Dipstick urinalysis protein estimation is known to have a poor sensitivity and specificity profile for establishing significant proteinuria or quantitative change in proteinuria . Measurement of albumin or total protein concentration in a spot sample by tests like SUPCR and SUPOR avoids the need for collection of a timed urine specimen but is affected by some factors including the state of hydration, sex, and age . However, some studies have demonstrated that SUPCR in a random, single voided urine sample reflects 24-hour urine protein [8- 10]. Random and morning urinary protein/osmolality ratio has also been found to reflect 24 HUP excretion .
There is paucity of data on HIV subjects comparing SUPGR against 24 HUP and SUPOR against 24 HUP, emanating from Sub Saharan Africa. In addition, with the increasing incidence of HIV infection in the region, it is pertinent that faster, cheaper, simpler, and evidencebased reliable methods of quantifying proteinuria in HIV patients be adopted. This will help in no small measure to improve the management of this group of patients in Sub Saharan African countries. Bearing this in mind we decided to carry out this study to validate the use of SUPCR, and SUPOR in quantifying proteinuria in HIV subjects, by comparing each of them respectively, with 24 HUP.
This was a cross-sectional comparative study of SUPCR and SUPOR against the “gold Standard,” 24 HUP, in newly-diagnosed HIVseropositive subjects. The study was carried out between March, 2011 and August, 2011 in Federal Medical Centre, Owerri (FMC), Imo State, Nigeria. The subjects consisted of 393 newly-diagnosed, drug- naïve, HIV-seropositive adult subjects within the age range of 18-65 years, and 136 age- and sex-matched HIV-sero-negative subjects as control. Exclusion criteria included subject below 18 years or above 65 years, febrile illnesses, evidence of heart failure, urinary tract infection, diabetes mellitus, hypertension, evidence of urological disease, and use of drugs that could interfere with urinary creatinine excretion. The same exclusion criteria applied to the control group. An interviewer structured questionnaire was administered and relevant data collected. These included patient’s age, sex, diagnosis and co-morbidities (diabetic mellitus, hypertension etc.).
Approval for this study was obtained from the Ethical and Research Committee of FMC Owerri. Investigations performed by the subjects included: HIV screening and confirmatory tests, SUP, SUCr, SUOsm, serum creatinine, 24 HUP, FBS, and urinalysis.
Clear instructions were given to all the subjects on how to collect 24-hour urine sample. 24-hour urine protein was measured in the urine samples thus collected. A day-time random spot urine sample was collected at the end of 24-hour urine sample collection and was used in calculating SUPCR and SUPOR. This was to facilitate rapid analysis in our laboratory . Urine protein was measured by photometric method, urine osmolality by freezing point depression method (using Precision System Osmette 5002 osmometer) and creatinine by modified Jaffe method. All the laboratory tests were carried out in the laboratory of FMC, Owerri, while urine osmolality tests were done by E,N Anyabolu. FMC, Owerri, is one of two tertiary health institutions in the State, and has a good number of laboratory scientists. SUPCR and SUPOR were determined.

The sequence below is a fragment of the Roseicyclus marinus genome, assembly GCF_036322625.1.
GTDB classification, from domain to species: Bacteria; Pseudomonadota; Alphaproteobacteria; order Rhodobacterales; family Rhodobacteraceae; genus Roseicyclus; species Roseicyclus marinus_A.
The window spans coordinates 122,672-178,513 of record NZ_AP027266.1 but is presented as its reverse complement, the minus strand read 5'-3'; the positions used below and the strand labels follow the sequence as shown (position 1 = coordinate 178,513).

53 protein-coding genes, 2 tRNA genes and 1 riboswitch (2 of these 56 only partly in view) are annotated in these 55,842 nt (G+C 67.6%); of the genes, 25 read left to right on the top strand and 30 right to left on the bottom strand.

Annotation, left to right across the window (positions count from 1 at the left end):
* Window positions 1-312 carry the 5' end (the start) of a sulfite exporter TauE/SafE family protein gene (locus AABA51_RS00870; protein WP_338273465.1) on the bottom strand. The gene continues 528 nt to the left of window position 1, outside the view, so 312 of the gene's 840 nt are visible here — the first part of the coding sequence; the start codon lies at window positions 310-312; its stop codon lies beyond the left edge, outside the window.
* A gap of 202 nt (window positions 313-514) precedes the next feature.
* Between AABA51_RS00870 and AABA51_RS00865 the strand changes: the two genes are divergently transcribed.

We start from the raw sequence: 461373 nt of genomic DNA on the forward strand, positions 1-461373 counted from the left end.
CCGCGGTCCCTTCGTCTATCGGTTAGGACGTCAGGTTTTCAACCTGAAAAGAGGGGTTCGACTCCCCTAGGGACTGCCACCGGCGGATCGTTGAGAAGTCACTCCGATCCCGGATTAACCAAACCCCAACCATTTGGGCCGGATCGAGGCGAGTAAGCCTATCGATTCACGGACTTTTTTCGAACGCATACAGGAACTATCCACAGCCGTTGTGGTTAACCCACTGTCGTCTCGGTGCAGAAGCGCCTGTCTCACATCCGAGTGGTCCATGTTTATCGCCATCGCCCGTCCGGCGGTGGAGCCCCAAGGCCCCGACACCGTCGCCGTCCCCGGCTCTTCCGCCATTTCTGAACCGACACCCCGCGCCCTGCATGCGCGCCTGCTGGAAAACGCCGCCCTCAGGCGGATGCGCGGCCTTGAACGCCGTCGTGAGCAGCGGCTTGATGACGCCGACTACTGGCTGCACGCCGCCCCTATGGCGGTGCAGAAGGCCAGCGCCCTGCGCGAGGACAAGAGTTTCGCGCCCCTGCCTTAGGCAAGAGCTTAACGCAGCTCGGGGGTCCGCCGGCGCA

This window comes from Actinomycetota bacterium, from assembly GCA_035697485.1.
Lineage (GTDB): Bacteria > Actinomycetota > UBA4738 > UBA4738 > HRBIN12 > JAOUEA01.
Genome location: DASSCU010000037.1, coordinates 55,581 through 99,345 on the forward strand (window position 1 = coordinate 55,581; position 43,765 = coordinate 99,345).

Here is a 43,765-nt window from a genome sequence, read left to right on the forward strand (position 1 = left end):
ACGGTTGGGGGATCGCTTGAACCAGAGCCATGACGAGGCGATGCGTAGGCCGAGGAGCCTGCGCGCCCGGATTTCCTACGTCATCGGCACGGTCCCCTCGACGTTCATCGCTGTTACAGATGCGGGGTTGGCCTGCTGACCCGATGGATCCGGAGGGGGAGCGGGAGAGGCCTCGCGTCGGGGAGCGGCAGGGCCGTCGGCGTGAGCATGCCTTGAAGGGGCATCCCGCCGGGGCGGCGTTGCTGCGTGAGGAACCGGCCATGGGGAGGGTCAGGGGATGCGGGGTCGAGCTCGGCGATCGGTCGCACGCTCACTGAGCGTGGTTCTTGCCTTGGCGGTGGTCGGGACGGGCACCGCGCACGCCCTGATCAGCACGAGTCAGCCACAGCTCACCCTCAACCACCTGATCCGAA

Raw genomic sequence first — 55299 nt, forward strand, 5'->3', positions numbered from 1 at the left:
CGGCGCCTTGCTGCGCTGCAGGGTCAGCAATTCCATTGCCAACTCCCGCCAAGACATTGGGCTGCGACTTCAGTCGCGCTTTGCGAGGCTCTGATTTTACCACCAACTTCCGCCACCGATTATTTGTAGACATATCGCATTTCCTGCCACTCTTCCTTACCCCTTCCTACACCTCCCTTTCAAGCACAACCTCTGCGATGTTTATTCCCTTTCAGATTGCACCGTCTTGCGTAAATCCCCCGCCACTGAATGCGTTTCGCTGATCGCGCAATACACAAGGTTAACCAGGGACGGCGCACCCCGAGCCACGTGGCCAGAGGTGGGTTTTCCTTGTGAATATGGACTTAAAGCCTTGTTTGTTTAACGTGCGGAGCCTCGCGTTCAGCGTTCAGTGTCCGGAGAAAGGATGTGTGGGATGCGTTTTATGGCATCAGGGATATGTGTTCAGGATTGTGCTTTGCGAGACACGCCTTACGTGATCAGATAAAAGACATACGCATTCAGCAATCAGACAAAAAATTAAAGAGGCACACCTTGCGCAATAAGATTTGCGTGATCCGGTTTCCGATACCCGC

SPSS version 17.0 (SPSS Inc., Chicago, Il, USA) statistical software was used to analyze the data. The 2 × 2 contingency tables were used to calculate the sensitivity, specificity, positive predictive value, negative predictive value and accuracy obtained. The cut-off value for the 2 by 2 table was 24 HUP 0.150 g, SUPCR 0.150 mg/mg, SUPOR 0.150 mg/dL/ mOsm/Kg H2O. Predictive indices of SUPCR and SUPOR for 24 HUP were determined. The strength of association between the SUPCR and against 24 HUP, and also SUPOR and against 24 HUP was determined by correlation statistics. P<0.05 was taken as statistically significant. Bland Altman’s plot was used to compare SUPCR, SUPOR, each with 24 HUP (Medcalc statistical software) BLAND ALTMAN . Cutoff values, sensitivity and specificity of SUPCR and SUPOR were assessed for predicting 24 HUP excretion "threshold" of 0.150 g/day by ROC curve. These four instruments, namely 2 × 2 contingency table analysis, correlation statistics, receiver operator characteristics (ROC) curve analysis and Bland Altman plots were used to compare SUPCR, SUPOR with 24 HUP in HIV subjects and Control. P<0.05 was taken as statistically significant
The mean age of the HIV subjects was 39 ± 11 years, and their age ranged between 18 and 65 years. Out of 393 HIV subjects, 283 (72.0%) were females, while 110 (28.0%) were males. The control consisted 136 subjects, of these 98 (72.1%) were females, while 38 (27.9%) were males.